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Best handle wood?

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Gavlar

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this from the Faithfull catalogue for indicative woods and prices:
1617199307434.png
 

planesleuth

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None of that lot. What do you mean you have no Ash? It's the only one to use. Try going for a walk.
 

--Tom--

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Ash. If you need some let me know and I’ll try and dig some out.

If he’s anything like me he’ll want a straight parallel handle so that you can hold it anywhere up the shaft.

Smithing handles are traditionally scorched finish. Helps with grip and stops it looking manky. But of linseed every now and again and all good.

Any wood that’s too dense will transmit the vibration and won’t be any fun to use.

Fruit woods can make nice handles but not for smithing, I’ve seen them on repousse hammers though, but then aggressively shaped to give the flex
 
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dickm

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Given the prevalence of ash dieback, would have thought green ash would be flooding the market! Of the woods readily available in UK, would be loth to use anything BUT ash for handle on a big hammer. As others have said, it's a complex balance between springiness, non-brittle strength and surface feel, and years (centuries?) of ash use in this context probably says it all.
 

Chris Brunton

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I have to rehandle a hammer for my local blacksmith. It will have a hard life. I do not have any ash or beech or hornbeam. I do have apple, plum, oak, yew, cherry, hawthorn and hazel, holly and laurel. Clearly the yew and oak are bad choices. Which wood would you go with?
If you're ever in the Hertfordshire direction, I've loads of Ash, quite a bit of Hornbeam (plenty in Herts!), a bit of Field Maple, Apple, etc. ...and Hornbeam is the English equivalent of Hickory. Apple or Hornbeam were used as the teeth for 17,18,19th Century cogwheels for watermills & windmills, hardwearing - ok for tool handles but nothing beats Ash.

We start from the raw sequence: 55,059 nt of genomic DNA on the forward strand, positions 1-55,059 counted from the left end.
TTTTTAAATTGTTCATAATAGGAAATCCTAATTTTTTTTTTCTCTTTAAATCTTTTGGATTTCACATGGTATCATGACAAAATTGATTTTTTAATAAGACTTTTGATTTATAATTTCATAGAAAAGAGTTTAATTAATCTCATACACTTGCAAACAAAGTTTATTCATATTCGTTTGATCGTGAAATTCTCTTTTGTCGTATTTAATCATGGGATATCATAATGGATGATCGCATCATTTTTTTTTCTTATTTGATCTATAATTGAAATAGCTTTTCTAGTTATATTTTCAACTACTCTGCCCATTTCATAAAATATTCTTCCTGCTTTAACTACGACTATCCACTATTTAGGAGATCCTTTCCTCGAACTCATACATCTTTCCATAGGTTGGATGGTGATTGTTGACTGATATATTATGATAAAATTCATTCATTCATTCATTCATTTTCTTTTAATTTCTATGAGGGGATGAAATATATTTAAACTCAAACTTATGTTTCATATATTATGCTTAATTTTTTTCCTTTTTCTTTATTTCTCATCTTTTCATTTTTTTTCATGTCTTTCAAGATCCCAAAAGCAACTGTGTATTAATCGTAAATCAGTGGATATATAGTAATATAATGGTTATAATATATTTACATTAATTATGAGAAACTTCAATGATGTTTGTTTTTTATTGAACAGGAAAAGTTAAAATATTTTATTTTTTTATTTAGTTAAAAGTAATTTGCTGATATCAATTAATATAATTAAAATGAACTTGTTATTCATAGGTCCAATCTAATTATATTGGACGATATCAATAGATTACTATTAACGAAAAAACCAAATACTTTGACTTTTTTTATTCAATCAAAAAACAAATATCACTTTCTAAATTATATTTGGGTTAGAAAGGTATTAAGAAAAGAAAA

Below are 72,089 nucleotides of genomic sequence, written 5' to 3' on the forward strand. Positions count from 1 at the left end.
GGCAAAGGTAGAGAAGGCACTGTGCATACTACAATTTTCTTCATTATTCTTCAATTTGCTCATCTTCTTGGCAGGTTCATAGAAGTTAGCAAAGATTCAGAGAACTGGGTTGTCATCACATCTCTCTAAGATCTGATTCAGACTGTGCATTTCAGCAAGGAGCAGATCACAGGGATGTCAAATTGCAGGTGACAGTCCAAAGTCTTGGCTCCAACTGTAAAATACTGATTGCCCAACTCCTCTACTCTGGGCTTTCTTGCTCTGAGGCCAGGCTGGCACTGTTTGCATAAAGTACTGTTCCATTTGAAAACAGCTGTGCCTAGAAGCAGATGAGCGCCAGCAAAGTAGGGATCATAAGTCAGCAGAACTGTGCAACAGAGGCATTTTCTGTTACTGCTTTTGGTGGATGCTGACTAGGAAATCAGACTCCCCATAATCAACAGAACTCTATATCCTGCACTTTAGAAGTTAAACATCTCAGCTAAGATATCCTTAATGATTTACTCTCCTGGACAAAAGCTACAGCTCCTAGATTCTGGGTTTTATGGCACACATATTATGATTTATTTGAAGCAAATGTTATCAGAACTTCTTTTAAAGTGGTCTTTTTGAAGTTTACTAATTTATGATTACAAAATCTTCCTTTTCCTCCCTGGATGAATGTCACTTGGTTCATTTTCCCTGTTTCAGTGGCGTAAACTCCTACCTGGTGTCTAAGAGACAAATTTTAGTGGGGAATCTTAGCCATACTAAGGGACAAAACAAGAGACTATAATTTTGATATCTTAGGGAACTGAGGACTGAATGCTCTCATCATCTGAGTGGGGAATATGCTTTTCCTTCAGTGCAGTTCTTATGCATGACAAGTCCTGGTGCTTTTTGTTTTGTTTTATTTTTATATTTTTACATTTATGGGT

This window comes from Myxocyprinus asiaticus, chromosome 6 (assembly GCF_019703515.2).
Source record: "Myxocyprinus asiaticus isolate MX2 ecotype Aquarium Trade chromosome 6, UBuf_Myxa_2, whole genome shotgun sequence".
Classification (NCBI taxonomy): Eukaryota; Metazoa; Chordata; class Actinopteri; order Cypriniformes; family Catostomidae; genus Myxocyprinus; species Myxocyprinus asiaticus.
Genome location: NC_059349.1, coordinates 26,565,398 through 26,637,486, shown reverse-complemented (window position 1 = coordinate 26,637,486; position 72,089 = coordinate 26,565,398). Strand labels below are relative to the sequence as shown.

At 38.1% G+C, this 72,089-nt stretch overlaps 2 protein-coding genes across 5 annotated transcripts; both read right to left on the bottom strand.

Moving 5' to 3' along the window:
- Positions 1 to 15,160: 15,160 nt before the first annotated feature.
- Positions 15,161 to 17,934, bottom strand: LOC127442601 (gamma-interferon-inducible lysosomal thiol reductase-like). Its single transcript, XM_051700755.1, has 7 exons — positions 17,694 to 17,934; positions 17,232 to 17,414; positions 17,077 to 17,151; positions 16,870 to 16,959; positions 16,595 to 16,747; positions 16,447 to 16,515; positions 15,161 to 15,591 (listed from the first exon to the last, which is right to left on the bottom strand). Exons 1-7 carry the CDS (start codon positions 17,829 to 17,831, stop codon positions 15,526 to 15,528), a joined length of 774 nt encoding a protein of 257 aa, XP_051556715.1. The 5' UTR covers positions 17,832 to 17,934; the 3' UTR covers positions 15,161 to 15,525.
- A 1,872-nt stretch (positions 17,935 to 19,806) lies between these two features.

stuckinthemud

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Wow, leave the thread alone a few hours and see what happens! Thanks everyone! I am off to pick up new handles for my spade and fork ( yes fork 'andles) and while there will see if they stock ash and/or hickory. Anyway in digging out my yew I found a small length of knotty ash I totally forgot was there, with one clean length perfect for the job, now nearly finished. So, a follow-on question. The ash is small diameter sapling, the grain in the head is semi circular not on the quarter: do I instal the wedge at 90 degrees or 180? Also, do I cut a slot for the wedge or just hammer it in?
 

dannyr

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How I do it -- after carefully rasping etc of the dry handle to fit the hammer making sure it will protrude from the top slightly, saw a half inch or so deep saw-width-only slot in the end on the long axis of the cross-section, make a wedge (dry oak along the grain is ideal) of an acute angle, then wallop the handle in to its final position (if I'm too late and it's already there, then a chisel can make the thin slot (remove no wood)). After knocking the wedge home as far as it will reasonably go, saw off the protruding handle and wedge a bit proud and then make a small chisel cut starter at about 45deg across the wooden wedge and handle end and, if you're sure the handle is dry and tight, ie will not move even for a smith, put in your final cross wedge of steel or iron. I then file the whole lot off to match the curve of the hammer end, but some leave it a bit proud for further wedge knocking after a bit of use.
 

David bonner

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Hummm don’t have much choice here but holly would do as it’s tough and is strong that’s my theory ok.😇
 

leisurefix

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I'm concerned to see Apple suggested, as is the only wood that I have seen shatter. Implies the wood cannot flex & is brittle, definitely not something you want in a handle.
 

David bonner

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Well you got you’re choice as of no ash or hickory but if I were me to pick the wood out of you’re selction as of mentioned before well me is holly nice white hard wood and strong to take the bashing and beating for a hammer head.😇
 

TRITON

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Hickory Dickory Dock.

Or straight grained or riven ash.
 

Stevekane

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Toolstation have a range of handles for sledge hammers and picks, around £6 or £7 I bought one and trimmed it to fit my wood splitting maul several years ago and its had some heavy use without problems. I suspect most builders merchants have them.
 

swb58

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20210324_151000.jpg

I thought this might make a good handle by the way it didn't want to break.
Anyone hazard a guess as to what species it is please?
 

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